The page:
Sachs writes moving passages about the boundlessness of human generosity.” —Reason
“Remarkable. . . . All Else Failed has more than passing relevance.” —Wilmington Star-News
“[Sachs] reveals the ways people fleeing for their lives take time to care for one another in the midst of panic and heartbreak. . . . In moments of desperation, goodness shines. This book is a testament to that.” —Washington Independent Review of Books
“Gripping, and deeply absorbing. . . . [All Else Failed] serves as both sympathetic companion and useful guide for grassroots volunteers and organizers in future crisis zones.” —Colorado Review
“A multilayered journalistic account. . . . Some of the most powerful individual lessons we may learn from those chronicled in these pages involve the need to tend to one’s own mental health and personal boundaries while providing aid and succor.” —North of Oxford
“A stunning portrait of hardship, despair, and resilience.” —Publishers Weekly
“This people-first, intensely researched, deeply personal, and altogether devastating call to action tells us that when all else fails, volunteer.” —Booklist
“Inspiring and troubling.” —Kirkus Reviews
“Timely and important.” —Midwest Book Review
“Dana Sachs’s vivid, passionate book will shake any faith you once had in international aid organizations. But it will move and inspire you, and bring a lump to your throat, by its portraits of big-hearted women and men from many countries who jumped in to help fellow human beings caught up in one of the worst humanitarian catastrophes of our time.” —Adam Hochschild, author of King Leopold’s Ghost and To End All Wars
“An urgent, deeply researched, and tender account of the helpers: refugee crisis volunteers (often formerly displaced) who arrive when those responsible for the chaos have turned their backs. Vital, and often infuriating, it is at once global in scale and absolutely singular. This is a story about the drive to nurture and care for our fellow humans, one that stirs us all.” —Dina Nayeri, author of The Ungrateful Refugee
“Sachs chronicles what happened in Greece when Middle Eastern refugees and volunteers from around the world converged, imperfectly, often chaotically, but with empathy and generosity in ways that mattered and ways that moved me. Sometimes these impromptu communities fail in the end, but the fact that they succeeded for a time, against the odds, can teach us important lessons.” —Rebecca Solnit, author of Hope in the Dark and Not Too Late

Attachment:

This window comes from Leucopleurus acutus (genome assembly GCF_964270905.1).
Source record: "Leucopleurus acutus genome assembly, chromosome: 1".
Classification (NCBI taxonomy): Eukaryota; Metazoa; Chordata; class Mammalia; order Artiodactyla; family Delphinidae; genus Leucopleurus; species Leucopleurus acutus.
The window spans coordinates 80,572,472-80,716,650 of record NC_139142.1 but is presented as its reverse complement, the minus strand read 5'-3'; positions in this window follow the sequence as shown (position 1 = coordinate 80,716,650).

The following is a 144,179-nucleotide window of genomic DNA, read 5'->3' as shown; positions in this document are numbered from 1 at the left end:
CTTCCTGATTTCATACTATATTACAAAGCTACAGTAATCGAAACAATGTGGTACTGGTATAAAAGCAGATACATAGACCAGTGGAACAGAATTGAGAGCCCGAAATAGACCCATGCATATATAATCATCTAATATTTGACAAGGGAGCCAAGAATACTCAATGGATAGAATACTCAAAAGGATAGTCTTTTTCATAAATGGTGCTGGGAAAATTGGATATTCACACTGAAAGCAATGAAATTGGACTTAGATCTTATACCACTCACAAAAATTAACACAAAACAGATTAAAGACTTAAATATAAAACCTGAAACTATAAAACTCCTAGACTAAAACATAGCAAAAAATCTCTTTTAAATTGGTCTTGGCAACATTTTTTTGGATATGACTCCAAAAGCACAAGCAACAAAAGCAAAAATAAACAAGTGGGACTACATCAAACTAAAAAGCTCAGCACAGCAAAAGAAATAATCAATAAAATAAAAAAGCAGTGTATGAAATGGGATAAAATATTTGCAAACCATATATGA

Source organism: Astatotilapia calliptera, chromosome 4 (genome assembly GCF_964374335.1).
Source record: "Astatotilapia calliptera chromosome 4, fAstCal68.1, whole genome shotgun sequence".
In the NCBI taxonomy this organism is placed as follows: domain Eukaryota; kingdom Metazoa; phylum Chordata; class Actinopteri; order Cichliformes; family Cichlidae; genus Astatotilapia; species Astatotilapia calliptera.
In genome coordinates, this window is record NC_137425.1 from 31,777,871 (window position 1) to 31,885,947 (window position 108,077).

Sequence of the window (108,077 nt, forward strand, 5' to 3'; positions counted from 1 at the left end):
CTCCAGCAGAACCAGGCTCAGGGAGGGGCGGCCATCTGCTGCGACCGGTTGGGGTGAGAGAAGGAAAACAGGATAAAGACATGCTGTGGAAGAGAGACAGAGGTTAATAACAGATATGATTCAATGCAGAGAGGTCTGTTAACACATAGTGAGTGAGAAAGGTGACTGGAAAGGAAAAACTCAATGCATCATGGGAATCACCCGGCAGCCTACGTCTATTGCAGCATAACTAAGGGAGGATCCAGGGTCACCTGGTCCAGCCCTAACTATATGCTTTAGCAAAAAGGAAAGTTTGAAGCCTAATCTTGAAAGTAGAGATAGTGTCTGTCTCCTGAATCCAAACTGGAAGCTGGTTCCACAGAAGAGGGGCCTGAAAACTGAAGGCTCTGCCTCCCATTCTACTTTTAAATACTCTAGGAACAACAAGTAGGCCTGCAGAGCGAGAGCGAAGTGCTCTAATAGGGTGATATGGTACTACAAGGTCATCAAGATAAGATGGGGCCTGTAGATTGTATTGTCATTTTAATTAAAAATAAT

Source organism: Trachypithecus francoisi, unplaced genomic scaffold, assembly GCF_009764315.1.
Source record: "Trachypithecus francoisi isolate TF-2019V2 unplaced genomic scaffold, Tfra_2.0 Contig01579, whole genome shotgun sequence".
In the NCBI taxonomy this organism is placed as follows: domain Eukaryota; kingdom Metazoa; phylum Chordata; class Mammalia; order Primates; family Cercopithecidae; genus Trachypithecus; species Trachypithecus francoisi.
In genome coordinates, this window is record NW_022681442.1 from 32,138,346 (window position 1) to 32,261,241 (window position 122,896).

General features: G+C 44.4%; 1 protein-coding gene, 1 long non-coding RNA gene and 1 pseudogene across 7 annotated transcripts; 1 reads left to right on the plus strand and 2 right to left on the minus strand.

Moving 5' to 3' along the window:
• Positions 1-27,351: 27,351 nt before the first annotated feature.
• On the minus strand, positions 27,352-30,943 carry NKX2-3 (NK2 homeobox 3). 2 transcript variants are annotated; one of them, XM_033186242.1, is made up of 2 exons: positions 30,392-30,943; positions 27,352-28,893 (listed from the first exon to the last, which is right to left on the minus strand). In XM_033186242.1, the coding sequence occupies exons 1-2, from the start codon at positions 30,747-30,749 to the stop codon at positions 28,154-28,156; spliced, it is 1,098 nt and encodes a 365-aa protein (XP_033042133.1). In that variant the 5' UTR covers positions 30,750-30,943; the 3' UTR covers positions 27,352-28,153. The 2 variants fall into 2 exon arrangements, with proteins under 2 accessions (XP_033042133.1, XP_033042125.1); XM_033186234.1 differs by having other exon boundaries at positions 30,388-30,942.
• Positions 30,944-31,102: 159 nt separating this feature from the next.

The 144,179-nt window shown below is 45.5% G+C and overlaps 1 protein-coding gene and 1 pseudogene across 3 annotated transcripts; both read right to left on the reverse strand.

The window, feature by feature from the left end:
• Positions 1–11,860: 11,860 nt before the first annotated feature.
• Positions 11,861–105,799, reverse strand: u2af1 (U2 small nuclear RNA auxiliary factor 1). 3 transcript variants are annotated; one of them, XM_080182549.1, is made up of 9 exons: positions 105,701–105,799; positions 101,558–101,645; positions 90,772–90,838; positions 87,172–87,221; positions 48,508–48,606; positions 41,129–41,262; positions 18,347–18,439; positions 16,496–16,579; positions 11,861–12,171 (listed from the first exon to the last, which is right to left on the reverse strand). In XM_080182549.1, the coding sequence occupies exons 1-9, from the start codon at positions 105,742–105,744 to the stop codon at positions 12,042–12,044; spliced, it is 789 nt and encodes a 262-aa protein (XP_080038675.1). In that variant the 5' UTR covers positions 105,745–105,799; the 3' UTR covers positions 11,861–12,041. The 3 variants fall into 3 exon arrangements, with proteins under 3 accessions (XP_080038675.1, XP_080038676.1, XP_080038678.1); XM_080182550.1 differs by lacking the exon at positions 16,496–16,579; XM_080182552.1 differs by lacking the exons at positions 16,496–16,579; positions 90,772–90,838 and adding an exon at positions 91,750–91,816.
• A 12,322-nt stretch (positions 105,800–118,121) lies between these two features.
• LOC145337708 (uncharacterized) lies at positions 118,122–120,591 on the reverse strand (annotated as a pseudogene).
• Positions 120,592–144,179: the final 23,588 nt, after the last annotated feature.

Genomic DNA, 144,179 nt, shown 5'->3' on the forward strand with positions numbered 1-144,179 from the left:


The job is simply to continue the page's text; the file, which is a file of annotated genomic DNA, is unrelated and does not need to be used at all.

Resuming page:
When governments fail to rescue those fleeing political terror, it’s up to volunteers to step in.
Sachs, a journalist and co-founder of Humanity Now: Direct Refugee Relief, opens her account in a ramshackle district of Athens, the capital of the nation through which, by 2015, more than 800,000 refugees from Africa and Asia had passed on the way to other parts of Europe. “They needed help,” writes the author, “but Greece, buried in debt, did not have resources to address the crisis.” The EU distributed millions of euros, but inefficiently, while the U.N. was slow to react. Consequently, private individuals from all over the world came to the aid of the refugees, providing food, medical assistance, clothing, and other necessities. Altruism underlay most of their efforts, but, as one British woman told Sachs, “We’d had our own shit.” Having experienced troubles with the immigration system herself, she had empathy for the experiences of the Syrians, Afghans, and others who had wound up in that Greek camp with no place else to go. Many volunteers mustered the bravery to swim into rough waters to rescue refugees in danger of drowning after their smugglers’ boats sank. Eventually, many refugees were able to aid themselves by taking donated food and cooking for hundreds of people at a time. Sadly, writes Sachs, for all the efforts of those involved, burnout is common: “Some long-term volunteers decided that close relationships with refugees drained them emotionally and compromised their effectiveness.” Meanwhile, some volunteers behaved as if the camp were a holiday venue; when corrected, they protested that this was how it was in Europe and that the refugees had better get used to it. In the end, the volunteer efforts were only partially successful; the situation required professionals. “The story of displacement can’t have a happy ending,” writes Sachs. Still, one can only try.
An account of humanitarian aid that is both inspiring and troubling.